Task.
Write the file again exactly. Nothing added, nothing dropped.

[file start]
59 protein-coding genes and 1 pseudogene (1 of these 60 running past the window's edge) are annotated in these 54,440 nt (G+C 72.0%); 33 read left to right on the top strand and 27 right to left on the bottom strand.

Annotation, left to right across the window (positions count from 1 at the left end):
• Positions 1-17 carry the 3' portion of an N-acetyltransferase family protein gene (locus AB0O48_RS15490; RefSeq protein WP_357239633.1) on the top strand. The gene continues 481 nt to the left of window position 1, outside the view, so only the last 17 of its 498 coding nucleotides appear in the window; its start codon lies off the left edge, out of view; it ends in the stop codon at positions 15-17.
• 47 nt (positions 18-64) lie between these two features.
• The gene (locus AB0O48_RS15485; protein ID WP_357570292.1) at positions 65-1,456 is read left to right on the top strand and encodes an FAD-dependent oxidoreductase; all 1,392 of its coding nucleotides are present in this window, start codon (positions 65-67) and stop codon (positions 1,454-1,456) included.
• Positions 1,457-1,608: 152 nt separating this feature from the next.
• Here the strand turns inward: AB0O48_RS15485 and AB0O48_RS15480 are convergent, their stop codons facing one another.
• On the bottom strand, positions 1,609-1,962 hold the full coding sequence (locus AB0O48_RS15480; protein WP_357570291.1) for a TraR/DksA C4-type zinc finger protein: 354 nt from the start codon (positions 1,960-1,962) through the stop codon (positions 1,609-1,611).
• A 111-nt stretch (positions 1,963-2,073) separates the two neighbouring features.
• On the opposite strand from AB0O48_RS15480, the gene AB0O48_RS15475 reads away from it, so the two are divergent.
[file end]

59 protein-coding genes and 1 pseudogene (1 of these 60 running past the window's edge) are annotated in these 54,440 nt (G+C 72.0%); 33 read left to right on the top strand and 27 right to left on the bottom strand.

Annotation, left to right across the window (positions count from 1 at the left end):
• Positions 1-17 carry the 3' portion of an N-acetyltransferase family protein gene (locus AB0O48_RS15490; RefSeq protein WP_357239633.1) on the top strand. The gene continues 481 nt to the left of window position 1, outside the view, so only the last 17 of its 498 coding nucleotides appear in the window; its start codon lies off the left edge, out of view; it ends in the stop codon at positions 15-17.
• 47 nt (positions 18-64) lie between these two features.
• The gene (locus AB0O48_RS15485; protein ID WP_357570292.1) at positions 65-1,456 is read left to right on the top strand and encodes an FAD-dependent oxidoreductase; all 1,392 of its coding nucleotides are present in this window, start codon (positions 65-67) and stop codon (positions 1,454-1,456) included.
• Positions 1,457-1,608: 152 nt separating this feature from the next.
• Here the strand turns inward: AB0O48_RS15485 and AB0O48_RS15480 are convergent, their stop codons facing one another.
• On the bottom strand, positions 1,609-1,962 hold the full coding sequence (locus AB0O48_RS15480; protein WP_357570291.1) for a TraR/DksA C4-type zinc finger protein: 354 nt from the start codon (positions 1,960-1,962) through the stop codon (positions 1,609-1,611).
• A 111-nt stretch (positions 1,963-2,073) separates the two neighbouring features.
• On the opposite strand from AB0O48_RS15480, the gene AB0O48_RS15475 reads away from it, so the two are divergent.